28. Shanks C, Pfohl B, Blum N, Black DW. Can negative attitudes toward patients with borderline personality disorder be changed? The effect of attending a STEPPS workshop. J Personal Disord. 2011;25(6):806–12.View ArticleGoogle Scholar
  29. Bazeley P. Qualitative Data Analysis with NVivo. Great Britain: Sage; 2007.
  30. Smith AE, Humphreys MS. Evaluation of unsupervised semantic mapping of natural language with Leximancer concept mapping. Behav Res Methods. 2006;38(2):262–79.View ArticlePubMedGoogle Scholar
  31. Cretchley J, Gallois C, Chenery H, Smith A. Conversations between carers and people with schizophrenia: a qualitative analysis using leximancer. Qual Health Res. 2010;20(12):1611–28.View ArticlePubMedGoogle Scholar
  32. Travaglia JF, Westbrook MT, Braithwaite J. Implementation of a patient safety incident management system as viewed by doctors, nurses and allied health professionals. Health. 2009;13(3):277–96.PubMedGoogle Scholar
  33. Sotiriadou P, Brouwers J, Le T. Choosing a qualitative data analysis tool: a comparison of NVivo and Leximancer. Ann Leis Res. 2014;17(2):218–34.View ArticleGoogle Scholar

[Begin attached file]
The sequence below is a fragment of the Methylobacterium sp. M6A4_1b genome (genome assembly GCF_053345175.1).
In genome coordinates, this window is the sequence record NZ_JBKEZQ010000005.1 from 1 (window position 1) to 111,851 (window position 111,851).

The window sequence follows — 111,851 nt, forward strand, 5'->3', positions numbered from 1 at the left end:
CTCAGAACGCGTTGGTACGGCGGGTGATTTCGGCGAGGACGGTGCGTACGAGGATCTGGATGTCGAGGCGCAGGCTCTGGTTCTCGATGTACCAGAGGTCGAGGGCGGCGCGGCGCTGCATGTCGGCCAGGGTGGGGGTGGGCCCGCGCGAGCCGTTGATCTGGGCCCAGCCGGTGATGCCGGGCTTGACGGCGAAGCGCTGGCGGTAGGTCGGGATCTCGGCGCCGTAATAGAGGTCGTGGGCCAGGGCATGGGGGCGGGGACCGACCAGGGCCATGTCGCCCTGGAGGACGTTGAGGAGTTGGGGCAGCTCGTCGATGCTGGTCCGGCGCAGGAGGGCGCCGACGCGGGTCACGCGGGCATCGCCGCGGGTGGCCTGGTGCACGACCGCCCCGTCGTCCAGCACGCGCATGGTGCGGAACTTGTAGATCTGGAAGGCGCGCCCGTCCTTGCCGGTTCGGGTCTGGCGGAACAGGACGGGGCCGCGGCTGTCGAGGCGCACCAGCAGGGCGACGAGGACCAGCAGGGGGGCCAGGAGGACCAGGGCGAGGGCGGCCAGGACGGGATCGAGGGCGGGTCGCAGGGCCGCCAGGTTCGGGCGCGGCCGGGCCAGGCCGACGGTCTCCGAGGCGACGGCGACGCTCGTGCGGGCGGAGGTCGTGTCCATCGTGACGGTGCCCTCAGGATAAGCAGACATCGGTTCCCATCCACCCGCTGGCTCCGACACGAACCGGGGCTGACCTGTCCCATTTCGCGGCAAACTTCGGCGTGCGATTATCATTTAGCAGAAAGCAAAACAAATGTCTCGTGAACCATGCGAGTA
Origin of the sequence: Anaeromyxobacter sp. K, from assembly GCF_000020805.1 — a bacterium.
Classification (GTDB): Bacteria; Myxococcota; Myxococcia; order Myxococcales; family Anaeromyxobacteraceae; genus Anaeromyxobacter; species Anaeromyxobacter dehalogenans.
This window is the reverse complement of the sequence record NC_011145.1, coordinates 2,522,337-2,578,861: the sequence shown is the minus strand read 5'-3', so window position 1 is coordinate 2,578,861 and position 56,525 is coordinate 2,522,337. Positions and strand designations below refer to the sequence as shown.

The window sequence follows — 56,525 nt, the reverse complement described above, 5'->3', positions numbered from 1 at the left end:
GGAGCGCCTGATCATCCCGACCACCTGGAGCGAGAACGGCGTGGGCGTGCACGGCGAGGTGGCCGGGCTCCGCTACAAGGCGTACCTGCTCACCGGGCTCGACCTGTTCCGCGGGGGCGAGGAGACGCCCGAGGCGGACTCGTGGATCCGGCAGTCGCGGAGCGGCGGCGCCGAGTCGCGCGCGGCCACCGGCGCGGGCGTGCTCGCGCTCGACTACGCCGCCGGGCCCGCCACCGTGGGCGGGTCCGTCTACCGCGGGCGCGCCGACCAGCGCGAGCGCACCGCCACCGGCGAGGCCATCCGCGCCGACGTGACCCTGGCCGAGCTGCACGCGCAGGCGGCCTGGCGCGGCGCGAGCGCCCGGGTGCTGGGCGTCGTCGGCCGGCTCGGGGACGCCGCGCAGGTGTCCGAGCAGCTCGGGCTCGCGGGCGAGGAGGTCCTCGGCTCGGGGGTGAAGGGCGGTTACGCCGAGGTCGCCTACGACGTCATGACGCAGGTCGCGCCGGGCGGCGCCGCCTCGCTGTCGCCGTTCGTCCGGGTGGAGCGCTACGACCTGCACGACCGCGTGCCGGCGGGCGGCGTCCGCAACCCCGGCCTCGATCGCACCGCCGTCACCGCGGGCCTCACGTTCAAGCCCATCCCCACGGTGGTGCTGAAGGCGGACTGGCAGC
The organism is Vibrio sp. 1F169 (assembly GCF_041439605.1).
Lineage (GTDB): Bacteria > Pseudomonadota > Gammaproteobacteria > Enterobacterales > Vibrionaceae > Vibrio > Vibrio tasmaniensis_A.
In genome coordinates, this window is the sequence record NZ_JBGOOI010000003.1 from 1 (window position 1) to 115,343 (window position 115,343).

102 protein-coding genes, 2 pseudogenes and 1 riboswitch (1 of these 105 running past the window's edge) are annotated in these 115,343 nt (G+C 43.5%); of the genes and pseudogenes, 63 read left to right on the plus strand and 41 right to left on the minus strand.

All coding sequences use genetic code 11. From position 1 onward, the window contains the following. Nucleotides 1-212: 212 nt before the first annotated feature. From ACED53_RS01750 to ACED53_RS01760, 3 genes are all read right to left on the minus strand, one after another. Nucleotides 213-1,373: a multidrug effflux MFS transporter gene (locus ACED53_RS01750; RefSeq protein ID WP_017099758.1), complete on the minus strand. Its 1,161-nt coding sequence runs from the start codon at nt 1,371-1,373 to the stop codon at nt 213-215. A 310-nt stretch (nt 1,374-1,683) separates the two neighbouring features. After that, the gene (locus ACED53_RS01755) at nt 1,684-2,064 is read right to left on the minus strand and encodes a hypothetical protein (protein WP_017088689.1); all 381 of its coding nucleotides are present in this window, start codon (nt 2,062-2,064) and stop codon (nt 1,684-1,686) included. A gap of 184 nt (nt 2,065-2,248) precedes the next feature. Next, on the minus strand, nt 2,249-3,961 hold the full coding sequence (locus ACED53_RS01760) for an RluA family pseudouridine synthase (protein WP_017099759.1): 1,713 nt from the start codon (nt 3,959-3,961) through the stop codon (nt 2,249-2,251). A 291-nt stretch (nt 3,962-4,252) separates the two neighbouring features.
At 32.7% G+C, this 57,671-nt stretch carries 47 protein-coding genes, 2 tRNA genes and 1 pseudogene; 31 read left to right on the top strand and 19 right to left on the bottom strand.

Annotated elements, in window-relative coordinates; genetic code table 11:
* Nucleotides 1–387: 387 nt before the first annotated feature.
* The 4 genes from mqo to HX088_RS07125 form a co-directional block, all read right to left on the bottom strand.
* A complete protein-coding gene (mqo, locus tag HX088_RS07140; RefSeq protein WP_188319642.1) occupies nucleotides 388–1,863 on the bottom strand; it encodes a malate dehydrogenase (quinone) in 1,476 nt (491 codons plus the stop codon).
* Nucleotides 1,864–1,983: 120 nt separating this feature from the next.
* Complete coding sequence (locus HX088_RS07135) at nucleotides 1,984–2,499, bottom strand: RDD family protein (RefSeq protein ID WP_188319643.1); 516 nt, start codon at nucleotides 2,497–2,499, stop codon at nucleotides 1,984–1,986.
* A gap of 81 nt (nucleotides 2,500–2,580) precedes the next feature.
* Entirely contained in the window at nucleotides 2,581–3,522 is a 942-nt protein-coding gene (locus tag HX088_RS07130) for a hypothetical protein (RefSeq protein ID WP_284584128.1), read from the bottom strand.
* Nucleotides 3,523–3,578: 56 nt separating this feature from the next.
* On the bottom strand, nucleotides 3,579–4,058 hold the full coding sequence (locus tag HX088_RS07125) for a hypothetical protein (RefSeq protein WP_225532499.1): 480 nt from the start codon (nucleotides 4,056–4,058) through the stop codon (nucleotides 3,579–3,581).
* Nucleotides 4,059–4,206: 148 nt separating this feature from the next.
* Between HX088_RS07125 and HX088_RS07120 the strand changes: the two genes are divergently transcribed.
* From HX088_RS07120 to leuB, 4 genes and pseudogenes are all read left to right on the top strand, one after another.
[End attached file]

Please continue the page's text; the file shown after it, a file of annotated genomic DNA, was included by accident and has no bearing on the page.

34. Bourke M, Grenyer BFS. Therapists' accounts of psychotherapy process associated with treating Borderline Personality Disorder. J Personal Disord. 2013;27(6):735–45.
  35. Aviram RB, Brodsky BS, Stanley B. Borderline personality disorder, stigma, and treatment implications. Harv Rev Psychiatry. 2006;14(5):249–56.View ArticlePubMedGoogle Scholar
  36. Newton-Howes G, Weaver T, Tyrer P. Attitudes of staff towards patients with personality disorder in community mental health teams. Aust N Z J Psychiatry. 2008;42(7):572–7.View ArticlePubMedGoogle Scholar
  37. Shearin EN, Linehan MM. Patient-therapist ratings and relationship to progress in dialectical behavior therapy for borderline personality disorder. Behav Ther. 1992;23(4):730–41.View ArticleGoogle Scholar

Copyright

© The Author(s). 2016

Advertisement